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Medicine (Baltimore). 2001 Jan;80(1):37-44.

The Schnitzler syndrome. Four new cases and review of the literature.

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1
Clinique Dermatologique, Hôpitaux Universitaires, Strasbourg, France. dlipsker@noos.fr

Abstract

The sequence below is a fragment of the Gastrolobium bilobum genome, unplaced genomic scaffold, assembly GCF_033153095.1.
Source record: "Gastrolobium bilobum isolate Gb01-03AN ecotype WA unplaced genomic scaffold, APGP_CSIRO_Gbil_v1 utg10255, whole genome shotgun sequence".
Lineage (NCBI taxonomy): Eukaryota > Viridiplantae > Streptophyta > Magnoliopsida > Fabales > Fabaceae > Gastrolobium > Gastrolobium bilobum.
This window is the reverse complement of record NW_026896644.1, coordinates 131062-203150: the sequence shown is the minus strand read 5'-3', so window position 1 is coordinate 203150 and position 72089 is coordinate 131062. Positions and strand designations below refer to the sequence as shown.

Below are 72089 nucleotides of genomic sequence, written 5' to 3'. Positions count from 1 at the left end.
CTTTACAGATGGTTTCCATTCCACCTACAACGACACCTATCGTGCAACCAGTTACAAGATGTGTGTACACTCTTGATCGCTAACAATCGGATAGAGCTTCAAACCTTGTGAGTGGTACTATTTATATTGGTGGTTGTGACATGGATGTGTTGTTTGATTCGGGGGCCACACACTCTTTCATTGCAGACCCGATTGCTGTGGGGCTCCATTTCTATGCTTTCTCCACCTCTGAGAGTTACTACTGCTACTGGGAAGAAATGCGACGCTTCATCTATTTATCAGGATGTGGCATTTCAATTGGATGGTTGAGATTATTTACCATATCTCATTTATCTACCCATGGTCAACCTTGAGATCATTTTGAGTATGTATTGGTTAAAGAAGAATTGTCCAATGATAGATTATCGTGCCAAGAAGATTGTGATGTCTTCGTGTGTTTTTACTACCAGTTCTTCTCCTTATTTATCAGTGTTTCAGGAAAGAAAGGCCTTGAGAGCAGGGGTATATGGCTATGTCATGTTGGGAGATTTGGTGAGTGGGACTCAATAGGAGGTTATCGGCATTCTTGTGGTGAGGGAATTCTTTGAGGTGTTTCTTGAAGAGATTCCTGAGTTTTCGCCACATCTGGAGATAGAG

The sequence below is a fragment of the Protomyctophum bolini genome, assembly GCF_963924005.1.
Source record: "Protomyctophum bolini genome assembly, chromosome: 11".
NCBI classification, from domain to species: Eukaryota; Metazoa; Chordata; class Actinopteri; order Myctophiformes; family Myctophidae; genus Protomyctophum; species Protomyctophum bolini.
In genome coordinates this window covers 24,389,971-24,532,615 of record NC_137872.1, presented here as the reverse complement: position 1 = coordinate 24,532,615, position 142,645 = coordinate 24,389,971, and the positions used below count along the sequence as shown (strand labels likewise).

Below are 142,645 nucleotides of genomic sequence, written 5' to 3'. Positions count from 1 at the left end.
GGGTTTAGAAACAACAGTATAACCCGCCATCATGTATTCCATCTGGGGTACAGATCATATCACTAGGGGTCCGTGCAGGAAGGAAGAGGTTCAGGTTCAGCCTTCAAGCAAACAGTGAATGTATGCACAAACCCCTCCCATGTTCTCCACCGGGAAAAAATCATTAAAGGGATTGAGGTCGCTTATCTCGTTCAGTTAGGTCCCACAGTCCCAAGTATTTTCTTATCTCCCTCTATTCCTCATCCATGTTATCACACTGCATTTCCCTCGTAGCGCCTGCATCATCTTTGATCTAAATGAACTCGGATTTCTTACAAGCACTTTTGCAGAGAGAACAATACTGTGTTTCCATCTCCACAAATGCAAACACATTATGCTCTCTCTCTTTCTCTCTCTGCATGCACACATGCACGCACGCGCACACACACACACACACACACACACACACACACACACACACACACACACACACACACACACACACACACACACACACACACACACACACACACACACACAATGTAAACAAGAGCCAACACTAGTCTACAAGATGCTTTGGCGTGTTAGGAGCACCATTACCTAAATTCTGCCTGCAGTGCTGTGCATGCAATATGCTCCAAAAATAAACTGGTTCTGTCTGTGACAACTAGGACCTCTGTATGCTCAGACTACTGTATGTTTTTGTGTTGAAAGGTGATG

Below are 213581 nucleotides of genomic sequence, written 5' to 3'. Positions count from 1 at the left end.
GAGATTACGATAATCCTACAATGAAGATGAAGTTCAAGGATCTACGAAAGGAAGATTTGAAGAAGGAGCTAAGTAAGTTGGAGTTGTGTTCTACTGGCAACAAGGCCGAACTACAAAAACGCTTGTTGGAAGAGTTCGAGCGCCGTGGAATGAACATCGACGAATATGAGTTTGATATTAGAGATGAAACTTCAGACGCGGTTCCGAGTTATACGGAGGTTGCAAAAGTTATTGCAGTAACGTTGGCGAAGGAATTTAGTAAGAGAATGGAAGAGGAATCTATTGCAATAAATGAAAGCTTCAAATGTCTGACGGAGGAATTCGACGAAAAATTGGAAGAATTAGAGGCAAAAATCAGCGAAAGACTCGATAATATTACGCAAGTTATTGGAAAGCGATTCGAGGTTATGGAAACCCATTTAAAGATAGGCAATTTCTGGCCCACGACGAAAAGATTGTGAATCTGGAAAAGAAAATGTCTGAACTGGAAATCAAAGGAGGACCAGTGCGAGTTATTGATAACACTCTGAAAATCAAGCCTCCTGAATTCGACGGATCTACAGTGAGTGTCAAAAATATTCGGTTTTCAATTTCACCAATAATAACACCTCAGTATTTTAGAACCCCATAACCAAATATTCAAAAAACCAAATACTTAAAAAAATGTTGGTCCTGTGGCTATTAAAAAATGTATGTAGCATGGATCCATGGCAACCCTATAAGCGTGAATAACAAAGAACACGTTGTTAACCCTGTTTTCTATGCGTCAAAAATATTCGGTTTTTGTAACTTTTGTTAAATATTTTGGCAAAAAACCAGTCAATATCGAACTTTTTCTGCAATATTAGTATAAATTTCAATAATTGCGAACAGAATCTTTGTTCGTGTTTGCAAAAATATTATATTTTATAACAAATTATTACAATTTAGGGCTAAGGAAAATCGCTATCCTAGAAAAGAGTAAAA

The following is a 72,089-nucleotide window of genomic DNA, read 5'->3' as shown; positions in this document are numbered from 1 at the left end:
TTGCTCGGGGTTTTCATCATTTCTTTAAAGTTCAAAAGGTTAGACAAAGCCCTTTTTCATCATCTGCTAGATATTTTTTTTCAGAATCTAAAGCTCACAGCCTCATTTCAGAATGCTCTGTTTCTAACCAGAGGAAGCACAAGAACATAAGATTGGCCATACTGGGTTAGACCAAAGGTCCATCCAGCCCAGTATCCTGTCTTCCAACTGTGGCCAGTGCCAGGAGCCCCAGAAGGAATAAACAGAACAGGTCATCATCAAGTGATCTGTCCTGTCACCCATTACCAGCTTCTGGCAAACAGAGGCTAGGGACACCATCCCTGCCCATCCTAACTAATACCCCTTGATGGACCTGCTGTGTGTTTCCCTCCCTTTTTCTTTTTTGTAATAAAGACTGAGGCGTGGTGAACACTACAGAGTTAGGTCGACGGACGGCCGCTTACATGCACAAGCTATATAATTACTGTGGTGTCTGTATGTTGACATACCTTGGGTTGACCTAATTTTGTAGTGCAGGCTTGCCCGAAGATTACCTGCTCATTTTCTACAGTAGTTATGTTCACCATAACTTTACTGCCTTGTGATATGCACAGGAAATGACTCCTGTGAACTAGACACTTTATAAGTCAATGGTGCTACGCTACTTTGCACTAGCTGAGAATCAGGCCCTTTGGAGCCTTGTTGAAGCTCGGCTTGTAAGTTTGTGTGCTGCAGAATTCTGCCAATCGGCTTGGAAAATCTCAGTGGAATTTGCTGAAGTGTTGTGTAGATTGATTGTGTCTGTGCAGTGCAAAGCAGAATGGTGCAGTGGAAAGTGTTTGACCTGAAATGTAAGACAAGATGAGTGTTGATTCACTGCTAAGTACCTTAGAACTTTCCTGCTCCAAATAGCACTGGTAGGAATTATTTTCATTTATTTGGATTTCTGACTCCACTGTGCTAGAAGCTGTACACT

The Schnitzler syndrome is characterized by a chronic urticarial eruption with a monoclonal IgM gammopathy. The other signs of the syndrome include intermittent elevated fever, joint and/or bone pain with radiologic evidence of osteosclerosis, palpable lymph nodes, enlarged liver and/or spleen, elevated erythrocyte sedimentation rate, and leukocytosis. The mean delay to diagnosis is more than 5 years, and this syndrome is of concern to internists and many medical specialists. Patients with this syndrome are often initially considered to have lymphoma or adult-onset Still disease, which are the main differential diagnoses. However, hypocomplementic urticarial vasculitis, systemic lupus erythematosus, cryoglobulinemia, acquired C1 inhibitor deficiency, hyper IgD syndrome, chronic infantile neurologic cutaneous and articular (CINCA) syndrome, and Muckle-Wells syndrome should also be excluded, because diagnosis relies on a combination of clinical and biologic signs and there is no specific marker of the disease. The disease pursues a chronic course, and no remissions have yet been reported. Disabling skin rash, fever, and musculoskeletal involvement are the most frequent complications. Severe anemia of chronic disease is another serious complication. The most harmful complication, however, is evolution to an authentic lymphoplasmacytic malignancy, which occurs in at least 15% of patients. This hematologic transformation can occur more than 20 years after the first signs of the disease, thus patients deserve long-term follow-up. Treatment is symptomatic and unsatisfactory. The skin rash is unresponsive to treatment, and nonsteroidal antiinflammatory drugs, antihistamines, dapsone, colchicine, and psoralens and ultraviolet A (PUVA) therapy give inconstant results. Fever, arthralgia, and bone pain often respond to nonsteroidal antiinflammatory drugs. In some patients, these symptoms and/or the presence of severe inflammatory anemia require steroids and/or immunosuppressive treatment, which ameliorate inflammatory symptoms but do not change the course of the skin rash.

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